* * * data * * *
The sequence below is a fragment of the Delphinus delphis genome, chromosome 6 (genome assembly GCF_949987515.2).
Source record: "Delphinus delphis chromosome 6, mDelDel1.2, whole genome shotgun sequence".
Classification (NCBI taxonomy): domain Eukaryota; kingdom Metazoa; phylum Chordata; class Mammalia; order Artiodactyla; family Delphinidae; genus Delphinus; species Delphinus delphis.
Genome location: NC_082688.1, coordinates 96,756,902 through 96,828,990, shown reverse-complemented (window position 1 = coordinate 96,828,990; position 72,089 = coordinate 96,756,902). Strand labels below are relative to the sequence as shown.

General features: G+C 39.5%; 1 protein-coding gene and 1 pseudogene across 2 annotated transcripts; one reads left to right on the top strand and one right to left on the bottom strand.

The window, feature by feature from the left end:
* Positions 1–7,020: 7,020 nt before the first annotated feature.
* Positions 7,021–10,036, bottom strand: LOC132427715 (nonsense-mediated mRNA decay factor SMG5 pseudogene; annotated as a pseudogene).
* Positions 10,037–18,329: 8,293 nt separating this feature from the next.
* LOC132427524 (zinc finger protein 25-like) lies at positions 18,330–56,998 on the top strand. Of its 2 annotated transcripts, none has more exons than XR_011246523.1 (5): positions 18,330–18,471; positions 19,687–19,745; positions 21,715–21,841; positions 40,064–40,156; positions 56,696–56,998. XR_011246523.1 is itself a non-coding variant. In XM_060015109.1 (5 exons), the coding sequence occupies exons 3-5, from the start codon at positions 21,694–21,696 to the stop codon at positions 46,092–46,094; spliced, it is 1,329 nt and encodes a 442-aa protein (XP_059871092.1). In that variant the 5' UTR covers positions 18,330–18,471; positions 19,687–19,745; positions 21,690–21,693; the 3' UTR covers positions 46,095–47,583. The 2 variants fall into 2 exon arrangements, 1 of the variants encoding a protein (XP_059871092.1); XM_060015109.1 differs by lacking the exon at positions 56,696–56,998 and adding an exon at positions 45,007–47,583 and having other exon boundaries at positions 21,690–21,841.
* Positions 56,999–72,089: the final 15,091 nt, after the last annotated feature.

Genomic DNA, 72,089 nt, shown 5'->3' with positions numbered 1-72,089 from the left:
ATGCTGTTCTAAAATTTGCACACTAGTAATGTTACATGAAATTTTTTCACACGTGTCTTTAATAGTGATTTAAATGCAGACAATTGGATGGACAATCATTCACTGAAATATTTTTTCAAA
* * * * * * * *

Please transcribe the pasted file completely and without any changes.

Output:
The sequence below is a fragment of the Delphinus delphis genome, chromosome 6 (genome assembly GCF_949987515.2).
Source record: "Delphinus delphis chromosome 6, mDelDel1.2, whole genome shotgun sequence".
Classification (NCBI taxonomy): domain Eukaryota; kingdom Metazoa; phylum Chordata; class Mammalia; order Artiodactyla; family Delphinidae; genus Delphinus; species Delphinus delphis.
Genome location: NC_082688.1, coordinates 96,756,902 through 96,828,990, shown reverse-complemented (window position 1 = coordinate 96,828,990; position 72,089 = coordinate 96,756,902). Strand labels below are relative to the sequence as shown.

General features: G+C 39.5%; 1 protein-coding gene and 1 pseudogene across 2 annotated transcripts; one reads left to right on the top strand and one right to left on the bottom strand.

The window, feature by feature from the left end:
* Positions 1–7,020: 7,020 nt before the first annotated feature.
* Positions 7,021–10,036, bottom strand: LOC132427715 (nonsense-mediated mRNA decay factor SMG5 pseudogene; annotated as a pseudogene).
* Positions 10,037–18,329: 8,293 nt separating this feature from the next.
* LOC132427524 (zinc finger protein 25-like) lies at positions 18,330–56,998 on the top strand. Of its 2 annotated transcripts, none has more exons than XR_011246523.1 (5): positions 18,330–18,471; positions 19,687–19,745; positions 21,715–21,841; positions 40,064–40,156; positions 56,696–56,998. XR_011246523.1 is itself a non-coding variant. In XM_060015109.1 (5 exons), the coding sequence occupies exons 3-5, from the start codon at positions 21,694–21,696 to the stop codon at positions 46,092–46,094; spliced, it is 1,329 nt and encodes a 442-aa protein (XP_059871092.1). In that variant the 5' UTR covers positions 18,330–18,471; positions 19,687–19,745; positions 21,690–21,693; the 3' UTR covers positions 46,095–47,583. The 2 variants fall into 2 exon arrangements, 1 of the variants encoding a protein (XP_059871092.1); XM_060015109.1 differs by lacking the exon at positions 56,696–56,998 and adding an exon at positions 45,007–47,583 and having other exon boundaries at positions 21,690–21,841.
* Positions 56,999–72,089: the final 15,091 nt, after the last annotated feature.

Genomic DNA, 72,089 nt, shown 5'->3' with positions numbered 1-72,089 from the left:
ATGCTGTTCTAAAATTTGCACACTAGTAATGTTACATGAAATTTTTTCACACGTGTCTTTAATAGTGATTTAAATGCAGACAATTGGATGGACAATCATTCACTGAAATATTTTTTCAAA